However, it is clear that this shift cannot take place without a reduction in the health inequality gap. People need support and access to services so they can lead a longer life and have a healthier lifestyle. 

How can Make More help?

Often, people want to make positive changes to improve their health, such as being more active, but are not supported to do so and feel powerless to make positive changes.

At Make More we are committed to helping improve health in the Black Country, closing the health inequality gap. Having partnered with Active Black Country, we’re hosting free fitness workshops for men and women to support them in their fitness journeys. 

Through health and wellbeing initiatives, we strive to bring people together, improving physical and mental wellbeing, encouraging social inclusion, and bringing communities together.


Reference list

Active Partnerships (2023). Addressing health inequalities in the Black Country | Active Partnerships. [online] Available at: [Accessed 5 Jun. 2024].

Black Country Integrated Care System (n.d.). The people we serve :: Black Country ICS. [online] Available at:

Guttridge, R. (2022). Mapped - The most deprived areas to live in the West Midlands. [online] BirminghamLive. Available at:

Guttridge, R. (2023). The condition which affects more people in the West Midlands than anywhere else. [online] Birmingham Live. Available at: [Accessed 5 Jun. 2024].

Health and Social Care Overview and Scrutiny Committee (2021). Scrutiny Inquiry: Infant Mortality. [online] Birmingham : City Council. Available at:

Healthier Futures (n.d.). Health challenges :: Black Country ICS. [online] Available at: [Accessed 5 Jun. 2024].

NHS (2021). Benefits of Exercise. [online] NHS. Available at:

NHS Black Country (n.d.). The people we serve :: Black Country ICB. [online] Available at:

Sandwell Metropolitan Borough Council (2023). Better Mental Health Strategy: Consultation survey - Sandwell Council - Citizen Space. [online] Available at:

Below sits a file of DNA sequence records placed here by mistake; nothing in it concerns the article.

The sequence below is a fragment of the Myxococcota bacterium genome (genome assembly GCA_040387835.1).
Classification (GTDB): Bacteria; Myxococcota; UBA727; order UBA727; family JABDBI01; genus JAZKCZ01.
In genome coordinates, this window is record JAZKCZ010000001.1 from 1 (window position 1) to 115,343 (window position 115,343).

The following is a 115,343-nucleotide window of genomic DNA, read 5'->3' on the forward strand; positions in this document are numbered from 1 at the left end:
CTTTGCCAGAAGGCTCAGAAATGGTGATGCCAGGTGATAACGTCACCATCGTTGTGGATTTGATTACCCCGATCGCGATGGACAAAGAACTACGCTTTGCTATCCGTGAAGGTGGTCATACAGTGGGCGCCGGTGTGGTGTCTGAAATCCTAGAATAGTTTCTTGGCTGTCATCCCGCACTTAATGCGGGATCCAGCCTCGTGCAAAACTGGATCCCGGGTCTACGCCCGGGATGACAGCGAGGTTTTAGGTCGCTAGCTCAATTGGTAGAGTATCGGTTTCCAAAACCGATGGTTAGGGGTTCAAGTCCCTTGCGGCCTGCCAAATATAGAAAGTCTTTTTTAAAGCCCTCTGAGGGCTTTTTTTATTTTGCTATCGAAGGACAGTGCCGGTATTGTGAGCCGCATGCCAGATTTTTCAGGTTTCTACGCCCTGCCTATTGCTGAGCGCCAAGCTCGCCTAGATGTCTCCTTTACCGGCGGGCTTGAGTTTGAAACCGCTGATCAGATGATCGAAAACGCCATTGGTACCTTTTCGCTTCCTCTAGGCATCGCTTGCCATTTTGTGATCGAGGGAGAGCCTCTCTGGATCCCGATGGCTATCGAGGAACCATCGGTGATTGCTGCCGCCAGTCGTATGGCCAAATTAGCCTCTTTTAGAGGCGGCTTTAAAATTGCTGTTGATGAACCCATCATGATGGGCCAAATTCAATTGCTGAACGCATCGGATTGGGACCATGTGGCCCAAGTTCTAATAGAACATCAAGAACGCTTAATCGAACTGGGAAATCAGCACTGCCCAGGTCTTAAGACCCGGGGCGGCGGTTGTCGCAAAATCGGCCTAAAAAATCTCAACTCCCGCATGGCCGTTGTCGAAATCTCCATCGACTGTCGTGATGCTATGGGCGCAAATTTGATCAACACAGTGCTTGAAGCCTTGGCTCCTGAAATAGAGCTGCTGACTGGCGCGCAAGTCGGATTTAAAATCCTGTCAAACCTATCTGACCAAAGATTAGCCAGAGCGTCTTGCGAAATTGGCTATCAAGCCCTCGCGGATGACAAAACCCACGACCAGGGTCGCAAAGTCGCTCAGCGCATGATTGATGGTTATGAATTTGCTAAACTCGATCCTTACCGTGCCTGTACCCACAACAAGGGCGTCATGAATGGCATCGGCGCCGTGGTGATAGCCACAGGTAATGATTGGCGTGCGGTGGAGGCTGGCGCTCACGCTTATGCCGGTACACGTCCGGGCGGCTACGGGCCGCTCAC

Singleton, A. (2022). Major study outlines wide health inequalities in England. [online] Available at:

The British Medical Association is the trade union and professional body for doctors in the UK. (2023). COVID-19: Impact of the pandemic on healthcare delivery. [online] Available at:

The King's Fund (2024). Health inequalities in a nutshell. [online] The King’s Fund. Available at:

The West Midlands Mental Health Commission (2023). West Midlands Mental Health Commission 2022-23 Final Report. [online] Available at:

Watt, T., Raymond, A. and Rachet-Jacquet, L. (2022). Quantifying health inequalities in England. [online] Available at:

West Midlands Combined Authority (2020). Health of the Region 2020 Addressing health and wellbeing inequalities and the impacts of COVID-19 in the West Midlands. [online] Available at:

West Midlands Secure Data Environment (n.d.). Black Country ICS. [online] West Midlands Secure Data Environment. Available at: [Accessed 5 Jun. 2024].

WMCA (n.d.). Section 1 - Health and health inequalities in the West Midlands region. [online] Available at:

bottom of page